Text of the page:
The amount you give can reflect the quality and frequency of your interactions. You might tip an occasional babysitter the equivalent of one evening's pay, for example, while a live-in nanny could get a bonus equal to one week's pay, or more. A small gift in addition to a tip is a nice touch when the relationship is more personal.
A tip roughly equal to the cost of a single visit might be appropriate for:
- Dog walkers and groomers
- Personal trainers
- Pool cleaners
- Snow shovelers
- Hairstylists or barbers
- Massage therapists, facialists and manicurist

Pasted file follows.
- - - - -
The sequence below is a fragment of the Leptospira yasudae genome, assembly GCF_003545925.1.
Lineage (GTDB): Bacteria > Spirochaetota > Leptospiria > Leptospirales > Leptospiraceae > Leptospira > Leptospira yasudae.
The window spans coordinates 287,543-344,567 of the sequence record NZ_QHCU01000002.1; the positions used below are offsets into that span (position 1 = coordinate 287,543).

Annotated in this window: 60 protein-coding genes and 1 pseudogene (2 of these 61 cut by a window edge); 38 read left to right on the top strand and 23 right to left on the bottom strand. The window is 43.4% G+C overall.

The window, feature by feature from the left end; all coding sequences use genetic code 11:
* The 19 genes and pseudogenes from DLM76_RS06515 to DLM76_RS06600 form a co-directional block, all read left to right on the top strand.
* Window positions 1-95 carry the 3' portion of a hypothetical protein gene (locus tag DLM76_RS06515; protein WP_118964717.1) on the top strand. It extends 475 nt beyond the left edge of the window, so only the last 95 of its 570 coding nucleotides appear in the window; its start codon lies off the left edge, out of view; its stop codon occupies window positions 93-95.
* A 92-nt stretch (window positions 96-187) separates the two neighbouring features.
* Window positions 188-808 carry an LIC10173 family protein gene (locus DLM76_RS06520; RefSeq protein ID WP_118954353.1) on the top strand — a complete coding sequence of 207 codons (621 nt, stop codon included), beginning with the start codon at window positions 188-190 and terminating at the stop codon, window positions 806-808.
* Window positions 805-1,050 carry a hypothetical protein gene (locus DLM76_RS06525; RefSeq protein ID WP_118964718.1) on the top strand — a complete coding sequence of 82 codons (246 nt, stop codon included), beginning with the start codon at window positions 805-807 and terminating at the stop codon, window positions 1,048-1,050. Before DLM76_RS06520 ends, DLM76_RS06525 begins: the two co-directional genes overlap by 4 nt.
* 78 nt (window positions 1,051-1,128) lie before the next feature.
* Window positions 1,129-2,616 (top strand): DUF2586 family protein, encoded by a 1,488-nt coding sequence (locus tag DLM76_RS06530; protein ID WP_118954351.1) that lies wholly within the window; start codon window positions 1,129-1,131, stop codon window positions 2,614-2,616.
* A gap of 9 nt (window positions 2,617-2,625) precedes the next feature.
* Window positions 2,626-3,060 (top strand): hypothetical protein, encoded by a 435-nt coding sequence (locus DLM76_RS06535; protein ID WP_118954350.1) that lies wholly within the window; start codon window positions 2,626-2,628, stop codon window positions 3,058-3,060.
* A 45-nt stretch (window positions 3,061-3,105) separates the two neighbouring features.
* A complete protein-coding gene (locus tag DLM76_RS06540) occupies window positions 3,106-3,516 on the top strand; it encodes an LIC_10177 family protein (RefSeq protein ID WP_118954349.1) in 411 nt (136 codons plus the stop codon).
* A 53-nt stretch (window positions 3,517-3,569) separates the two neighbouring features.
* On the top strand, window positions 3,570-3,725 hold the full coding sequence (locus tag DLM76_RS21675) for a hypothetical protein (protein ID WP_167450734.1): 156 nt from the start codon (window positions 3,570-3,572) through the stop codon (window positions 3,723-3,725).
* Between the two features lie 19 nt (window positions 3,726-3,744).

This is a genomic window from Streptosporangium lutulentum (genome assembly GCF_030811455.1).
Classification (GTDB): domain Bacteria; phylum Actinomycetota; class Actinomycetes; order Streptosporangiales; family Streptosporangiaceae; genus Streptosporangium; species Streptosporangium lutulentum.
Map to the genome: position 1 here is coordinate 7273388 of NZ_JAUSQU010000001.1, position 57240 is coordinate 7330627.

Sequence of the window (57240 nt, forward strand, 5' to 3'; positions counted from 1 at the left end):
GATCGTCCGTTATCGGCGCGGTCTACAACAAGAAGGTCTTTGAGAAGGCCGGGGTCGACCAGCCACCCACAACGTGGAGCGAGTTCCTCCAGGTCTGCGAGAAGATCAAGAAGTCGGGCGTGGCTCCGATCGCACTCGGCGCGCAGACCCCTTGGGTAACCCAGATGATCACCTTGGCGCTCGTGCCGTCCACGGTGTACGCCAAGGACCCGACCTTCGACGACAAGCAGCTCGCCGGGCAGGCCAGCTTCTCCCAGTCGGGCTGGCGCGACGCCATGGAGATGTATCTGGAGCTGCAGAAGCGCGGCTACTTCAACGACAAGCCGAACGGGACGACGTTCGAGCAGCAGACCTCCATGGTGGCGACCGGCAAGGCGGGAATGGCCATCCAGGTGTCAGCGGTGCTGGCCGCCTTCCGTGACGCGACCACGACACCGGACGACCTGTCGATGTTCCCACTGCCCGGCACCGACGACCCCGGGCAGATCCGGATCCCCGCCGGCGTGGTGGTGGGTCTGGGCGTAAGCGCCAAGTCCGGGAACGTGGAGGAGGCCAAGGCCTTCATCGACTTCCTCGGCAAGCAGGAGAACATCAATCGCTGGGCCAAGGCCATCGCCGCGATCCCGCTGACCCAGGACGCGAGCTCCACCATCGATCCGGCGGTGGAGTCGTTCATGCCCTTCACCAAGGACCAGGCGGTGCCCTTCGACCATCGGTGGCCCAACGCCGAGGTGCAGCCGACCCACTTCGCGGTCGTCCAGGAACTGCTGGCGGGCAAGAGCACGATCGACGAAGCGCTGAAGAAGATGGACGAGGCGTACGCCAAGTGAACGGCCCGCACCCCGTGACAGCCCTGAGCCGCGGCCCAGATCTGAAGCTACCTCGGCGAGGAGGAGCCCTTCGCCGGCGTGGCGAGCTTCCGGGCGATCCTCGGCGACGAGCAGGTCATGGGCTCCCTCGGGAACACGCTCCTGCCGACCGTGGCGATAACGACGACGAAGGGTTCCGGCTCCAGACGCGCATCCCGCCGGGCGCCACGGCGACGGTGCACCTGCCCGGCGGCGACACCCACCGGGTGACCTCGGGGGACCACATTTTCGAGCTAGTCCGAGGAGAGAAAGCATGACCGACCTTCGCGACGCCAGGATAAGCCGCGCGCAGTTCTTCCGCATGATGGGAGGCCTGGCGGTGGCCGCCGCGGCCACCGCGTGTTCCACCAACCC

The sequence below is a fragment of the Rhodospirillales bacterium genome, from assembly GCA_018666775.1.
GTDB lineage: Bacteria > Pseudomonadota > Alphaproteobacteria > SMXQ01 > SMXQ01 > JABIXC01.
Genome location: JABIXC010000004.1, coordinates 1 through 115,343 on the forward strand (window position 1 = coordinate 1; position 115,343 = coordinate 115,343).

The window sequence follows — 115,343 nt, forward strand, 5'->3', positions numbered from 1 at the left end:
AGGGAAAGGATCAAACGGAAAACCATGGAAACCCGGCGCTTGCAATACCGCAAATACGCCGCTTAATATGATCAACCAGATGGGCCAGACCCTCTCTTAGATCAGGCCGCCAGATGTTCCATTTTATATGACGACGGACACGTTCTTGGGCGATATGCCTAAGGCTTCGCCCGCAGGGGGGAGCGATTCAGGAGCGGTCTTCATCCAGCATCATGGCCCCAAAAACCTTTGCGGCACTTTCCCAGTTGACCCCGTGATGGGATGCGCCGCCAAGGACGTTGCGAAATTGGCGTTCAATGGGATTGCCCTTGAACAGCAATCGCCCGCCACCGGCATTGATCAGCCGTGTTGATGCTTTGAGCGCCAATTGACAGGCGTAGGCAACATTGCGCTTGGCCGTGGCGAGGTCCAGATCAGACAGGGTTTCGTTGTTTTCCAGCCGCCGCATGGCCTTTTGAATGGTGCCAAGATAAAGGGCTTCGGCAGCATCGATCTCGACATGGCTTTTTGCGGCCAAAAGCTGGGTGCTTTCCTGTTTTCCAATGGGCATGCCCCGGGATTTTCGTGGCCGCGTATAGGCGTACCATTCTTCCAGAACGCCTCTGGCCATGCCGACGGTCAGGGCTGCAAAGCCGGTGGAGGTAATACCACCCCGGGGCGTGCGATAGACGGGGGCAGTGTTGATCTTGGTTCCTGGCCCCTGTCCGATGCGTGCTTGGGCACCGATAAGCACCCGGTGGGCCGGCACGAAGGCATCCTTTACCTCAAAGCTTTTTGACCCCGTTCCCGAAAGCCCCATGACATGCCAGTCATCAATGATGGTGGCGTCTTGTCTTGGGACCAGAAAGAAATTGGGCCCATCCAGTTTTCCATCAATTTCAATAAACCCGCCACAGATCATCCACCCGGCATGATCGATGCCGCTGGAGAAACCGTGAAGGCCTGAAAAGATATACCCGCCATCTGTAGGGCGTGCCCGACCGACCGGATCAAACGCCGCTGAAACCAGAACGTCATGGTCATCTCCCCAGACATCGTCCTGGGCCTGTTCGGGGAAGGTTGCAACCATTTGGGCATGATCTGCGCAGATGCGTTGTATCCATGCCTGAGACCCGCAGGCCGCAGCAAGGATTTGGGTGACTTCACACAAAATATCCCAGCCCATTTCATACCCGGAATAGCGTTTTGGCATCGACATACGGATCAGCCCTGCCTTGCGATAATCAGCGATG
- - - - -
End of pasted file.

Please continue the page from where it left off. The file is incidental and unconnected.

Tipping workers for the holidays can sometimes feel like a lot of pressure for such an important job but a separate
CreditCards.com survey revealed just how most people give during the holiday seasons.
The survey found that housekeepers and childcare providers are tipped the most at an average of $50. Forty-seven percent of adults plan to tip their housekeepers and 41% plan to tip their childcare providers, according to a recent report from FOX Business.
Landscapers are tipped an average of $30, while teachers are tipped $25. Trash collectors and mail carriers are tipped an average of $20 but only 19% of adults plan to tip their waste management workers.
- Yard and garden workers ($20 to $50 each)
- Trash and recycling collectors ($10 to $30)
- Handyman ($15 to $40)
- Package deliverer ($20, if allowed; check with the company)
- U.S. Postal Service mail carriers (small gift only; no cash, per USPS rules)
- Day care workers ($25 to $75 each for those who work with your child; check with facility)